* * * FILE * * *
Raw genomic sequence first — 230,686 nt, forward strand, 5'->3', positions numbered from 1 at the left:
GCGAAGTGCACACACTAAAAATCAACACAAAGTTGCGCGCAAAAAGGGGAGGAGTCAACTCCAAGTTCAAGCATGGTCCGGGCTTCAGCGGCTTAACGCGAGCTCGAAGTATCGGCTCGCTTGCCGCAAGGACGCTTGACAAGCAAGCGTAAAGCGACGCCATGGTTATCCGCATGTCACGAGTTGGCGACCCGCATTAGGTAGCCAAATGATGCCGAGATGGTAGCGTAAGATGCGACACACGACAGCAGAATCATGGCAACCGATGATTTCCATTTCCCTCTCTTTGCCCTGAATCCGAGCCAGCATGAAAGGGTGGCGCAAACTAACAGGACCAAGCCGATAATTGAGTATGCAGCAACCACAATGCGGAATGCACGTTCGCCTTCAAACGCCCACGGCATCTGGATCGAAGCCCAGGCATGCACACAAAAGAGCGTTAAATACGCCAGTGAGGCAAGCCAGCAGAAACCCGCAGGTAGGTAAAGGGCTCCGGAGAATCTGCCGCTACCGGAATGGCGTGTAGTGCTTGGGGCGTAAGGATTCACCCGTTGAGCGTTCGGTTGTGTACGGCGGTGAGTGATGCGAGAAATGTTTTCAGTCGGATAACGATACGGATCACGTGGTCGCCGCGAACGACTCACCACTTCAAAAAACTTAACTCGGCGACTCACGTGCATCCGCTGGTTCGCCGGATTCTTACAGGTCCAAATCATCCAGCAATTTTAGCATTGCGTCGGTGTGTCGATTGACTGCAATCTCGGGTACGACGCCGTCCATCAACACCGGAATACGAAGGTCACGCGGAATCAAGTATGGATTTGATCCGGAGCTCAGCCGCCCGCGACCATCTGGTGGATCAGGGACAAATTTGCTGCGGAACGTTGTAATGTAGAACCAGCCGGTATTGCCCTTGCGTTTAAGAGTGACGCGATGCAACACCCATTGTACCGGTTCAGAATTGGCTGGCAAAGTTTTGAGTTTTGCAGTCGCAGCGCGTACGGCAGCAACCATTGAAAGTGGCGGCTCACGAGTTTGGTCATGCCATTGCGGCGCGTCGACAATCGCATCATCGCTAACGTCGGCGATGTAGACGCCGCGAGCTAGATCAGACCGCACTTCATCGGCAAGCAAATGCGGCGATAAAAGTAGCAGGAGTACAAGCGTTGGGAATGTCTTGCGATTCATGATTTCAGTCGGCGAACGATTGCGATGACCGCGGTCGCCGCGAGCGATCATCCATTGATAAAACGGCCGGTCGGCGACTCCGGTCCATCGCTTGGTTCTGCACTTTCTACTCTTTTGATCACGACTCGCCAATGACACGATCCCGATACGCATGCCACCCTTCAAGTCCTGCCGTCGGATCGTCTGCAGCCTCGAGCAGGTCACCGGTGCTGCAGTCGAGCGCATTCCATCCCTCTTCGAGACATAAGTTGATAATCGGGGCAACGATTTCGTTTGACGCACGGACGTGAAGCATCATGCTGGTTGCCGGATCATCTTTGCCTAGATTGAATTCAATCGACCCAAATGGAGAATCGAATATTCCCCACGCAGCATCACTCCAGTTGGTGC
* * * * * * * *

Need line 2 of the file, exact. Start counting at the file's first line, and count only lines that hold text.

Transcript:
GCGAAGTGCACACACTAAAAATCAACACAAAGTTGCGCGCAAAAAGGGGAGGAGTCAACTCCAAGTTCAAGCATGGTCCGGGCTTCAGCGGCTTAACGCGAGCTCGAAGTATCGGCTCGCTTGCCGCAAGGACGCTTGACAAGCAAGCGTAAAGCGACGCCATGGTTATCCGCATGTCACGAGTTGGCGACCCGCATTAGGTAGCCAAATGATGCCGAGATGGTAGCGTAAGATGCGACACACGACAGCAGAATCATGGCAACCGATGATTTCCATTTCCCTCTCTTTGCCCTGAATCCGAGCCAGCATGAAAGGGTGGCGCAAACTAACAGGACCAAGCCGATAATTGAGTATGCAGCAACCACAATGCGGAATGCACGTTCGCCTTCAAACGCCCACGGCATCTGGATCGAAGCCCAGGCATGCACACAAAAGAGCGTTAAATACGCCAGTGAGGCAAGCCAGCAGAAACCCGCAGGTAGGTAAAGGGCTCCGGAGAATCTGCCGCTACCGGAATGGCGTGTAGTGCTTGGGGCGTAAGGATTCACCCGTTGAGCGTTCGGTTGTGTACGGCGGTGAGTGATGCGAGAAATGTTTTCAGTCGGATAACGATACGGATCACGTGGTCGCCGCGAACGACTCACCACTTCAAAAAACTTAACTCGGCGACTCACGTGCATCCGCTGGTTCGCCGGATTCTTACAGGTCCAAATCATCCAGCAATTTTAGCATTGCGTCGGTGTGTCGATTGACTGCAATCTCGGGTACGACGCCGTCCATCAACACCGGAATACGAAGGTCACGCGGAATCAAGTATGGATTTGATCCGGAGCTCAGCCGCCCGCGACCATCTGGTGGATCAGGGACAAATTTGCTGCGGAACGTTGTAATGTAGAACCAGCCGGTATTGCCCTTGCGTTTAAGAGTGACGCGATGCAACACCCATTGTACCGGTTCAGAATTGGCTGGCAAAGTTTTGAGTTTTGCAGTCGCAGCGCGTACGGCAGCAACCATTGAAAGTGGCGGCTCACGAGTTTGGTCATGCCATTGCGGCGCGTCGACAATCGCATCATCGCTAACGTCGGCGATGTAGACGCCGCGAGCTAGATCAGACCGCACTTCATCGGCAAGCAAATGCGGCGATAAAAGTAGCAGGAGTACAAGCGTTGGGAATGTCTTGCGATTCATGATTTCAGTCGGCGAACGATTGCGATGACCGCGGTCGCCGCGAGCGATCATCCATTGATAAAACGGCCGGTCGGCGACTCCGGTCCATCGCTTGGTTCTGCACTTTCTACTCTTTTGATCACGACTCGCCAATGACACGATCCCGATACGCATGCCACCCTTCAAGTCCTGCCGTCGGATCGTCTGCAGCCTCGAGCAGGTCACCGGTGCTGCAGTCGAGCGCATTCCATCCCTCTTCGAGACATAAGTTGATAATCGGGGCAACGATTTCGTTTGACGCACGGACGTGAAGCATCATGCTGGTTGCCGGATCATCTTTGCCTAGATTGAATTCAATCGACCCAAATGGAGAATCGAATATTCCCCACGCAGCATCACTCCAGTTGGTGC